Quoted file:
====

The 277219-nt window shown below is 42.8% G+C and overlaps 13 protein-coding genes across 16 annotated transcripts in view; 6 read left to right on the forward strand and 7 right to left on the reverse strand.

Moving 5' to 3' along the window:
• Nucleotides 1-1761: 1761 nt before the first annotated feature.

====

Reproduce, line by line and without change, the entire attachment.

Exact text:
The 277219-nt window shown below is 42.8% G+C and overlaps 13 protein-coding genes across 16 annotated transcripts in view; 6 read left to right on the forward strand and 7 right to left on the reverse strand.

Moving 5' to 3' along the window:
• Nucleotides 1-1761: 1761 nt before the first annotated feature.